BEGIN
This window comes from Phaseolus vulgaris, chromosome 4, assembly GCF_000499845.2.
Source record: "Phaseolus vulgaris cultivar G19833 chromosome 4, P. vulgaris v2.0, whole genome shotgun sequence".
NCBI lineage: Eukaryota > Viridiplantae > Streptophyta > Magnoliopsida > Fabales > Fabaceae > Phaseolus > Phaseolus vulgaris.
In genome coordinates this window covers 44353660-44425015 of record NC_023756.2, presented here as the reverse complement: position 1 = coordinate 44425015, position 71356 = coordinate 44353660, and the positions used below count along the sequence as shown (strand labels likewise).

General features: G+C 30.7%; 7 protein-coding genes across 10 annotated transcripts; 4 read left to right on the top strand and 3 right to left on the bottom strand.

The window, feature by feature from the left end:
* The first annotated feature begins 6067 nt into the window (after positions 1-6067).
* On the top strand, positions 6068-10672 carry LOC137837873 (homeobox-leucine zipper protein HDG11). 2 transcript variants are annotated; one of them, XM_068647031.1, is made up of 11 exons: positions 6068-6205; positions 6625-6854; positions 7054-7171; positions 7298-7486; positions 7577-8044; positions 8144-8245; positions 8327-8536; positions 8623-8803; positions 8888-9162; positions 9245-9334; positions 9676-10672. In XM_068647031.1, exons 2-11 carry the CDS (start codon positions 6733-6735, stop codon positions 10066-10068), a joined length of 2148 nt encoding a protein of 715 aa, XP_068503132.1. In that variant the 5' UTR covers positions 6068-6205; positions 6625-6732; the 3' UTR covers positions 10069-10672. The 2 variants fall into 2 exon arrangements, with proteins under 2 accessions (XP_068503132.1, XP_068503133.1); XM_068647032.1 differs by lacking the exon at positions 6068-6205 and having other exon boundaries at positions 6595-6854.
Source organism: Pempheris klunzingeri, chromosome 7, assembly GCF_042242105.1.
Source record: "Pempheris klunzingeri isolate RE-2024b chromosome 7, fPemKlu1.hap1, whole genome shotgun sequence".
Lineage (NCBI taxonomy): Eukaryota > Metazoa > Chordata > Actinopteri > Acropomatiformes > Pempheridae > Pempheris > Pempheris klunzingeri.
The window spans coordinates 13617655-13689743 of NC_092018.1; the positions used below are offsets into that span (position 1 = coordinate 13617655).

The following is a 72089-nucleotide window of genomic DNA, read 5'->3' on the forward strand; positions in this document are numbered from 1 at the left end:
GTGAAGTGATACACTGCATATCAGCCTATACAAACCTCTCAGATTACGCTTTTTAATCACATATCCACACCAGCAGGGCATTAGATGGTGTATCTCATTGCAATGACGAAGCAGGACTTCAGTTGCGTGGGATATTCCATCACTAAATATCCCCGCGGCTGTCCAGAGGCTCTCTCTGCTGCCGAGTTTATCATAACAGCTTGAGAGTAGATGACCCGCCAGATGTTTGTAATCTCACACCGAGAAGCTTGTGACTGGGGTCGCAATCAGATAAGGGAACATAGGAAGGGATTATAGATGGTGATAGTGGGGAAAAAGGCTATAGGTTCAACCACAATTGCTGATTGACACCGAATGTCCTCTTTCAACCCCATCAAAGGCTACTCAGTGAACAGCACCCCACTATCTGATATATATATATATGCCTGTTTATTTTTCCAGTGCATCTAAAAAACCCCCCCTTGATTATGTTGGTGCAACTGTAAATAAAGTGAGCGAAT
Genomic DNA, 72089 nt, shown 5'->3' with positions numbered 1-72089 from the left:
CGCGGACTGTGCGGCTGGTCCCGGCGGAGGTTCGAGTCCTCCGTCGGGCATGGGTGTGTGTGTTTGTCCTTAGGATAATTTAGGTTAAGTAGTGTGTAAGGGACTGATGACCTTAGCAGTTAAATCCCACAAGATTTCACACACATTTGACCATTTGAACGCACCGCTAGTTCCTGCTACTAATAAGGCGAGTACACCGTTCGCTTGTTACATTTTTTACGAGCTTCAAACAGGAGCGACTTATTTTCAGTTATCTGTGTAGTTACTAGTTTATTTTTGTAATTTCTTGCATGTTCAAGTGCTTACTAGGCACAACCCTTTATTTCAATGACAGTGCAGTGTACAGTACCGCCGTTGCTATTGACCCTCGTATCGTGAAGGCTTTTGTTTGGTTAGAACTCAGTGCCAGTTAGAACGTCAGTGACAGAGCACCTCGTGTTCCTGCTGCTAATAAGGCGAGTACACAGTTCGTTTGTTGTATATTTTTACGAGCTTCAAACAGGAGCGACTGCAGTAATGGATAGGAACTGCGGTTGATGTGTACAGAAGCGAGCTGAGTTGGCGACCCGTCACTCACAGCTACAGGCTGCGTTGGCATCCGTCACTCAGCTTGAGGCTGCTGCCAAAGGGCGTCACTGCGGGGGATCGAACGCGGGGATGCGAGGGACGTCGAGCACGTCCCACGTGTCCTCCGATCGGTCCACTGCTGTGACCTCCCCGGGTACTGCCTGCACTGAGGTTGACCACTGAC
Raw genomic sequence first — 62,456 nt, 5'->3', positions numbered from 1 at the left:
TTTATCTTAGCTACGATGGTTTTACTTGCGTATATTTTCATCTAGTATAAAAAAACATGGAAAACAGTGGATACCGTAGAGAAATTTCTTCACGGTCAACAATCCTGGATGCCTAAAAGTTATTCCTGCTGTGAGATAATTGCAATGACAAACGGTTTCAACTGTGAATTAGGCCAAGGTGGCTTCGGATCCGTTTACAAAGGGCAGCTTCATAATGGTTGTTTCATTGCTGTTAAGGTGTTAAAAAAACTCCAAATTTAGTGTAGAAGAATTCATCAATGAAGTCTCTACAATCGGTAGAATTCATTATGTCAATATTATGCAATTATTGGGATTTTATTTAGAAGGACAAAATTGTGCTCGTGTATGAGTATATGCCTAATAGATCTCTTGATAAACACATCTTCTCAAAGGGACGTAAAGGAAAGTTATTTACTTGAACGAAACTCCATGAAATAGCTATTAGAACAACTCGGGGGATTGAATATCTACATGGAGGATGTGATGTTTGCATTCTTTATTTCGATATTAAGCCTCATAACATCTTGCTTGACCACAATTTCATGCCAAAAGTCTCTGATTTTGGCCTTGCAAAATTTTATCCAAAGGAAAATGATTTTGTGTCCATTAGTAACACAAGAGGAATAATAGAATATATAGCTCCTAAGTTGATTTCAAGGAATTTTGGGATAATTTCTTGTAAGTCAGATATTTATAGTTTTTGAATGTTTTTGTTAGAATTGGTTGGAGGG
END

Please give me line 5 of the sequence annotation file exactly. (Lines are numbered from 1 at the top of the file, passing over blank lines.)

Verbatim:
General features: G+C 30.7%; 7 protein-coding genes across 10 annotated transcripts; 4 read left to right on the top strand and 3 right to left on the bottom strand.